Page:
Applications developer Mozilla announced the release of Firefox 4 beta, the latest version of the company’s popular Web browsing application. The beta offers easier account and new device setup for Firefox Sync, expanded support for three-dimensional graphics in the browser, and a revamped Firefox Add-ons Manager, among other features.
The streamlined Firefox Sync setup is designed to make it easier to bring Awesome bar history, bookmarks, open tabs and passwords across a user’s computers and smartphones. Based on user feedback, Mozilla also made it much easier to set up Firefox Sync while still securing Firefox data with the same encryption.
In addition, Firefox 4 beta supports WebGL for most modern built-in graphics cards, which is designed to make it easier for developers to create interactive 3D games, vivid graphics and new visual experiences for the Web without the use of third-party plug-ins. WebGL is an open standard for accelerated 3D graphic rendering on the Web that enables developers to build applications that until now required a user to install plug-ins.
With the revamped Firefox Add-ons Manager, add-ons now update automatically. The Add-ons Manager is available on Windows, Mac and Linux platforms.
“Combined with our previous work to bring open HTML5 technologies for animation, video, and sound to the Web, developers can now create amazing experiences that are rendered directly in the browser, combining themselves with live data from the Internet,” wrote Mozilla’s Mike Beltzner. “We are working with the amazing community of add-ons developers to get the gallery of thousands of beneficial and fun add-ons ready to customize the features, look and functionality of Firefox 4 Beta.”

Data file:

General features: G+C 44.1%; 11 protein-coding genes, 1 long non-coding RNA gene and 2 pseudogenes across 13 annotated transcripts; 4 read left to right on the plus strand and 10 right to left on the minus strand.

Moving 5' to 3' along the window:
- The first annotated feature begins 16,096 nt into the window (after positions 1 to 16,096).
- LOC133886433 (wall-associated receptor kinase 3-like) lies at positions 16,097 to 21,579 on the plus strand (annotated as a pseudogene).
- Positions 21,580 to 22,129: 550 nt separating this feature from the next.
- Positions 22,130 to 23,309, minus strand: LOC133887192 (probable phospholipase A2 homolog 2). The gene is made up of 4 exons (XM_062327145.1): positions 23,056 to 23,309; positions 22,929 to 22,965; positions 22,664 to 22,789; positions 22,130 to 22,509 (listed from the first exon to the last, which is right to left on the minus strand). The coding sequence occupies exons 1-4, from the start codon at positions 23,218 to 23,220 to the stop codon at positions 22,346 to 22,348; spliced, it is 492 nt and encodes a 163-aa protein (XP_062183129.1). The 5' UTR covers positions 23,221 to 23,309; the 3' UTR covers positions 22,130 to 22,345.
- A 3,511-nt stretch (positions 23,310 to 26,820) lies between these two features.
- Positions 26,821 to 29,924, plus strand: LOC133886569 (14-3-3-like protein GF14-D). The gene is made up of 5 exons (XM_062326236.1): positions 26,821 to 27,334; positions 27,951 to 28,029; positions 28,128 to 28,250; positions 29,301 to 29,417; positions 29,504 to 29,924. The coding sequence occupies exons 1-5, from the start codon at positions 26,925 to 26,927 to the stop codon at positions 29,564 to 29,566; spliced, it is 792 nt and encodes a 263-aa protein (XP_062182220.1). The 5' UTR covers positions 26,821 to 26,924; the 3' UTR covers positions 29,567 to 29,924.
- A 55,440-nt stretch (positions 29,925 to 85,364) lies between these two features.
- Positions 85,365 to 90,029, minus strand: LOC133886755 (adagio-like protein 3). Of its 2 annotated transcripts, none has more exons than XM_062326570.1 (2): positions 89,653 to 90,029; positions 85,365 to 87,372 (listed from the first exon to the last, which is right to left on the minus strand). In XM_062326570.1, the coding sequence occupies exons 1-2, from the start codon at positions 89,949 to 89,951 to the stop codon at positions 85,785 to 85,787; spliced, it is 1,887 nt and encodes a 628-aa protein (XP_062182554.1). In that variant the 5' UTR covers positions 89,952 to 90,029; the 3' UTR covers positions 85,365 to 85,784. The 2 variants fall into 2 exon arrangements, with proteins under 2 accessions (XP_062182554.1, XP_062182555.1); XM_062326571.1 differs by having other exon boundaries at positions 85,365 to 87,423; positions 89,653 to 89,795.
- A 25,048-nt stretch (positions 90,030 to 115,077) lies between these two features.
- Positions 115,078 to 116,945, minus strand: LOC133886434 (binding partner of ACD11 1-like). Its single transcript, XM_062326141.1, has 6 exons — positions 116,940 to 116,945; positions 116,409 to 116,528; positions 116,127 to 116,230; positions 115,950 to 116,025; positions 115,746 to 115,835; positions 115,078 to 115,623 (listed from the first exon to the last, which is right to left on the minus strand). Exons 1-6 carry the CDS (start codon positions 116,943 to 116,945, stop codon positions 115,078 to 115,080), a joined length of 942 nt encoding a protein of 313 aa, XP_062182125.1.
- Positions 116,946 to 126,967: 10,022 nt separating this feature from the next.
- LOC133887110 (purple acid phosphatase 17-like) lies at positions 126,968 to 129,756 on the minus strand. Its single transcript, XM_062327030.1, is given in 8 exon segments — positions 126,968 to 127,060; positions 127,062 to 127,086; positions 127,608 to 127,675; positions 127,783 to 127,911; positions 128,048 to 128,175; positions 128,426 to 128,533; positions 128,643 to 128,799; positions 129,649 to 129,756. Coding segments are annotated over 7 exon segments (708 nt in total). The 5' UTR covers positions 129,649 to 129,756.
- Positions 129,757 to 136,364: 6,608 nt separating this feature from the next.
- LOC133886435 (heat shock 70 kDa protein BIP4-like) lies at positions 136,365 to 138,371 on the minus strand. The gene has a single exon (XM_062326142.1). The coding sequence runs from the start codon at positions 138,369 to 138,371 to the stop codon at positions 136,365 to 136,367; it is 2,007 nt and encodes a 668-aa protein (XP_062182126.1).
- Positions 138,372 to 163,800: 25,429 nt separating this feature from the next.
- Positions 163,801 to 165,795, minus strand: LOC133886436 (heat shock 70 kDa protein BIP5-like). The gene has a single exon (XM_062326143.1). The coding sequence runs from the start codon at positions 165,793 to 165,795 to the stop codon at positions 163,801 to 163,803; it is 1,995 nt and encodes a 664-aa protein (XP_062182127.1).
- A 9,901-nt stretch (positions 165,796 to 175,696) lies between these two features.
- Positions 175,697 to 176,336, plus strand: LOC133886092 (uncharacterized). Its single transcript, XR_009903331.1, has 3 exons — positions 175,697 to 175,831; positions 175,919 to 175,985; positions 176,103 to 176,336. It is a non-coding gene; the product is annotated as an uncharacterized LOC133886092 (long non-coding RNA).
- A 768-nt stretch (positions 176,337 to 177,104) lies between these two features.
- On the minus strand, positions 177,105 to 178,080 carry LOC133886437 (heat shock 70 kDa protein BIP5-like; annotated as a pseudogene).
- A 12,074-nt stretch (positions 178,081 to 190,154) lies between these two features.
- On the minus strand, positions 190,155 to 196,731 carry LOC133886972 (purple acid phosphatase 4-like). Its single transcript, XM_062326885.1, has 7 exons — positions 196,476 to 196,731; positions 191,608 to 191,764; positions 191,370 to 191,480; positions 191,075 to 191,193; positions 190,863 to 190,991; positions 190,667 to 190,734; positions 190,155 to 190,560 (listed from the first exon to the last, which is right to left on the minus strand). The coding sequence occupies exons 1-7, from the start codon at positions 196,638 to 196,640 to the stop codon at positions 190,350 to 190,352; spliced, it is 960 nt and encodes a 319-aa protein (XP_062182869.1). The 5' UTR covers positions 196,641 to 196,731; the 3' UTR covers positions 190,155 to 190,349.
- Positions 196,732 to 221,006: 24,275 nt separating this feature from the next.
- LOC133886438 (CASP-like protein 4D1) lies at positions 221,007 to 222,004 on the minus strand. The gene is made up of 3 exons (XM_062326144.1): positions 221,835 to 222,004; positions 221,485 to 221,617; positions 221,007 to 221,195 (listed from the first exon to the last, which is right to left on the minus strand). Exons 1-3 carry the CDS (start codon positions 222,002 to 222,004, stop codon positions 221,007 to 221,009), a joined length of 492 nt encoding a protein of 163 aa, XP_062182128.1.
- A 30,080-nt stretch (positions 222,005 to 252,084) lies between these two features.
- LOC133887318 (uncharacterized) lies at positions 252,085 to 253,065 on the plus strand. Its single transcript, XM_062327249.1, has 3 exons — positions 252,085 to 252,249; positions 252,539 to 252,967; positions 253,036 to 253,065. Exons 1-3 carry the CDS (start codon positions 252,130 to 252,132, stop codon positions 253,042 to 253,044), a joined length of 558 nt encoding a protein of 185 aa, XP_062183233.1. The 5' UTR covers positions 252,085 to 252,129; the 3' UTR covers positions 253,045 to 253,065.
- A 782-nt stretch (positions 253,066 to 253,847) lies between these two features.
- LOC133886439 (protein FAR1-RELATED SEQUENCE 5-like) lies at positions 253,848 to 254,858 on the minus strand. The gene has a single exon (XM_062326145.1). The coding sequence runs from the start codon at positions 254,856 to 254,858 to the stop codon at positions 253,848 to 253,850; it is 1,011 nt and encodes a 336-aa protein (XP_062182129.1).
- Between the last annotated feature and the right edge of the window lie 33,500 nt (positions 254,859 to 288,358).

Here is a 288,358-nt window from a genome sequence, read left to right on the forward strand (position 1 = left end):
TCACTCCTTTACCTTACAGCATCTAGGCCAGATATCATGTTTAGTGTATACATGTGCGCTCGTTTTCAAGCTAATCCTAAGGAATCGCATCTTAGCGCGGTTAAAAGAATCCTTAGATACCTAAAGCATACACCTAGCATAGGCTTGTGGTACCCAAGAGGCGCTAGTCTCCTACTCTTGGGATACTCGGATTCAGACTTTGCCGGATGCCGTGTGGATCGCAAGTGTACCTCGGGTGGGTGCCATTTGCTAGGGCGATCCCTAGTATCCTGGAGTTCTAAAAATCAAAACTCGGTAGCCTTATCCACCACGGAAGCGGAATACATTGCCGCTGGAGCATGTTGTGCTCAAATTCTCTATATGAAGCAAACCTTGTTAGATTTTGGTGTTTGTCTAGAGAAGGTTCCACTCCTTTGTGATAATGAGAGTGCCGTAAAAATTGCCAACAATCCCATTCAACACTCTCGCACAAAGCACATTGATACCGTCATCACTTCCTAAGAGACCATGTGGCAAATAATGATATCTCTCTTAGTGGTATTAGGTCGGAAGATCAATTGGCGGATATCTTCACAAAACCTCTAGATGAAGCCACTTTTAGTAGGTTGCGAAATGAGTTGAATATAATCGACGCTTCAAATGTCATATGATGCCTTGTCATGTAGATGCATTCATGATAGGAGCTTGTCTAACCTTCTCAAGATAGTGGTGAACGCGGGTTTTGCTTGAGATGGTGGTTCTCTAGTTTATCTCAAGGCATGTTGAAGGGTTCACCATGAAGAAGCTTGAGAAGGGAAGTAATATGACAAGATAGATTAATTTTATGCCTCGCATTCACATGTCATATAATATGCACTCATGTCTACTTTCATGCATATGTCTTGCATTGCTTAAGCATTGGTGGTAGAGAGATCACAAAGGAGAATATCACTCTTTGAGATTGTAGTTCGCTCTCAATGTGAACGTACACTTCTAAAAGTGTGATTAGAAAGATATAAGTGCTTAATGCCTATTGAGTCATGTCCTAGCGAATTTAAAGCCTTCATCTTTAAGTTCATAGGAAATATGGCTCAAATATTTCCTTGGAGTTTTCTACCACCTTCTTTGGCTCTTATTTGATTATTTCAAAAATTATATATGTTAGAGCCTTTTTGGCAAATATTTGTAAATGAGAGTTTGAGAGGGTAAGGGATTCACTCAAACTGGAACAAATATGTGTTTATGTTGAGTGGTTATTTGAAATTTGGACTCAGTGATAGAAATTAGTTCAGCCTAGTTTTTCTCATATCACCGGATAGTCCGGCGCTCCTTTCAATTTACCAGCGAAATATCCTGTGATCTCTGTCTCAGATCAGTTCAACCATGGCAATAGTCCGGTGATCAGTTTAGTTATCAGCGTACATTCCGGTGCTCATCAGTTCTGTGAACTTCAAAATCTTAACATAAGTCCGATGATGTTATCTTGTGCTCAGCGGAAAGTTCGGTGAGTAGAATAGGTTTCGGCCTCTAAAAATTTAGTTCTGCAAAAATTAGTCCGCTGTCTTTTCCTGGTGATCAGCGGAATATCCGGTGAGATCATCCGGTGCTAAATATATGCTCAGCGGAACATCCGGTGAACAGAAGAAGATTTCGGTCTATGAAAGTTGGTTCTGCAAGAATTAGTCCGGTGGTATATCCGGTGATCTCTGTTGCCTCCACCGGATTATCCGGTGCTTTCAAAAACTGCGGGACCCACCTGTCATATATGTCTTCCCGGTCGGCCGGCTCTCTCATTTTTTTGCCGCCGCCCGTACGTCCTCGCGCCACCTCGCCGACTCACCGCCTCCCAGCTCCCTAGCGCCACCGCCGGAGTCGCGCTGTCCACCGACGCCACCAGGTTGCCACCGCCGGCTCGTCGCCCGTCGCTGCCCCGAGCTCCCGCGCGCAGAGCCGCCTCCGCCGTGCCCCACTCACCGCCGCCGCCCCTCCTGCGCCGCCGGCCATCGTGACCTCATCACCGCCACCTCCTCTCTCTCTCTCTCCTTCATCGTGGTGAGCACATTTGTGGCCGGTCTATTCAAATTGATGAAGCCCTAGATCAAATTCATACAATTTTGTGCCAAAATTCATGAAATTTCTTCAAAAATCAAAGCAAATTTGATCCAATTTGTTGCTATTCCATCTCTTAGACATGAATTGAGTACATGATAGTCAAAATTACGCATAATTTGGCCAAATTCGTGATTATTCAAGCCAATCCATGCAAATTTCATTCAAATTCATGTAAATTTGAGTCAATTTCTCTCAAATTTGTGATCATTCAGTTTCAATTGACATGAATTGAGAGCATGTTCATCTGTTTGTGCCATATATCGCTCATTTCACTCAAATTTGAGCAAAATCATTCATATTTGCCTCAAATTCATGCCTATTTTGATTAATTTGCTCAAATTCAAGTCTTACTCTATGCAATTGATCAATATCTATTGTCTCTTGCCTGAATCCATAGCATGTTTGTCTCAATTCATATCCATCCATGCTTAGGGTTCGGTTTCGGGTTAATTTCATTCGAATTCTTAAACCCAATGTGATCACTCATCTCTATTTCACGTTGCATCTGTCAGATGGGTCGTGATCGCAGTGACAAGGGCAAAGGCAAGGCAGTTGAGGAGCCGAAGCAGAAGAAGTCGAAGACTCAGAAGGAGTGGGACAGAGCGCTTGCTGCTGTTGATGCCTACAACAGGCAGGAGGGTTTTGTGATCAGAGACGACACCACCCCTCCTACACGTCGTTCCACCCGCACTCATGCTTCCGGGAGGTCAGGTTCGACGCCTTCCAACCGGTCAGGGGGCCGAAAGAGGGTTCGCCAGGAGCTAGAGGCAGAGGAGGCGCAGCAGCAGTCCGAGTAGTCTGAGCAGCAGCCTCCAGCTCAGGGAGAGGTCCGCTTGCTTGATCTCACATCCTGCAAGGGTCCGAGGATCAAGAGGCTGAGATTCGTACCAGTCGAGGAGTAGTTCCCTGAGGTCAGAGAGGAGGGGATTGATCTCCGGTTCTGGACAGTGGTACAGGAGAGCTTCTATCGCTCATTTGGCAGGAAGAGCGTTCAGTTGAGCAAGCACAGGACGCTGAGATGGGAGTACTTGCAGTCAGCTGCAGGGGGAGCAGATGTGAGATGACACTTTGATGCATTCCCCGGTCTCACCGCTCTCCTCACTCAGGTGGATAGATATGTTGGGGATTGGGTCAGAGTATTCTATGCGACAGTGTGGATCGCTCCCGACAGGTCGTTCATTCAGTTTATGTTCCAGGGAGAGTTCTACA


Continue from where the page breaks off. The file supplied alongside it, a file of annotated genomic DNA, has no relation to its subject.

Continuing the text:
In October, Mozilla released its Firefox 4 beta 1 for Google’s Android and Nokia’s Maemo mobile platforms. It includes features familiar to users of Firefox’s desktop version, including Add-ons and the Awesome Bar, which displays frequently visited and bookmarked URLs. By tapping the Awesome Bar, users can access the Awesome Screen, which displays history, bookmarks and tabs.
A recent malware security report by NSS Labs found Firefox 3.6 caught 19 percent of the live threats thrown at the browser, down 10 percent from the NSS Labs test conducted in the first quarter of 2010. Trends show Safari and Firefox converging at a protection rate of just under 20 percent, indicating that while they share the Google Safe Browser feed, there is a difference in each browser’s implementation.
From an initial list of 8,000 new suspicious sites, 1,209 potentially malicious URLs were prescreened for inclusion in the test and were available at the time of entry into the test. These were successfully accessed by the browsers in at least one run. On average, 124 new URLs were added to the test set per day.
NSS Labs then assessed the browsers’ ability to block malicious URLs as quickly as they found them on the Internet, and continued testing them every 6 hours to determine how long it took a vendor to add protection.